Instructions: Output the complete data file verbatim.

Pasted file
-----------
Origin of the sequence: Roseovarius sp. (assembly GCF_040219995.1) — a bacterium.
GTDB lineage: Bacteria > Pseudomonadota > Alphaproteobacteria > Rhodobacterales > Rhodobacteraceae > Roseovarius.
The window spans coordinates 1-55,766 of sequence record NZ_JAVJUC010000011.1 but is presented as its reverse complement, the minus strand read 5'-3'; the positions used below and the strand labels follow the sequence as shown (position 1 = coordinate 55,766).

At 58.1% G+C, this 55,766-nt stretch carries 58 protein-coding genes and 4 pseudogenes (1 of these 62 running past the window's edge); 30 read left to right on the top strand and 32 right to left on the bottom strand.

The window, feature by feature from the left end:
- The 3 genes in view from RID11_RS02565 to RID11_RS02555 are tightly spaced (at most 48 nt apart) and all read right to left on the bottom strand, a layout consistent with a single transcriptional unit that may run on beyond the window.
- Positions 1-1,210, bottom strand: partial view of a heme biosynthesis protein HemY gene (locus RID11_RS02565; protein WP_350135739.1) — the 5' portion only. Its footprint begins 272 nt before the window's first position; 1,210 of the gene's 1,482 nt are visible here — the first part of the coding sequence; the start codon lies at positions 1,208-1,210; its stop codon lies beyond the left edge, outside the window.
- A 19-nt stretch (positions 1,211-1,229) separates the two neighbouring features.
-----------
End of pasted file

Origin of the sequence: Roseovarius sp. (assembly GCF_040219995.1) — a bacterium.
GTDB lineage: Bacteria > Pseudomonadota > Alphaproteobacteria > Rhodobacterales > Rhodobacteraceae > Roseovarius.
The window spans coordinates 1-55,766 of sequence record NZ_JAVJUC010000011.1 but is presented as its reverse complement, the minus strand read 5'-3'; the positions used below and the strand labels follow the sequence as shown (position 1 = coordinate 55,766).

At 58.1% G+C, this 55,766-nt stretch carries 58 protein-coding genes and 4 pseudogenes (1 of these 62 running past the window's edge); 30 read left to right on the top strand and 32 right to left on the bottom strand.

The window, feature by feature from the left end:
- The 3 genes in view from RID11_RS02565 to RID11_RS02555 are tightly spaced (at most 48 nt apart) and all read right to left on the bottom strand, a layout consistent with a single transcriptional unit that may run on beyond the window.
- Positions 1-1,210, bottom strand: partial view of a heme biosynthesis protein HemY gene (locus RID11_RS02565; protein WP_350135739.1) — the 5' portion only. Its footprint begins 272 nt before the window's first position; 1,210 of the gene's 1,482 nt are visible here — the first part of the coding sequence; the start codon lies at positions 1,208-1,210; its stop codon lies beyond the left edge, outside the window.
- A 19-nt stretch (positions 1,211-1,229) separates the two neighbouring features.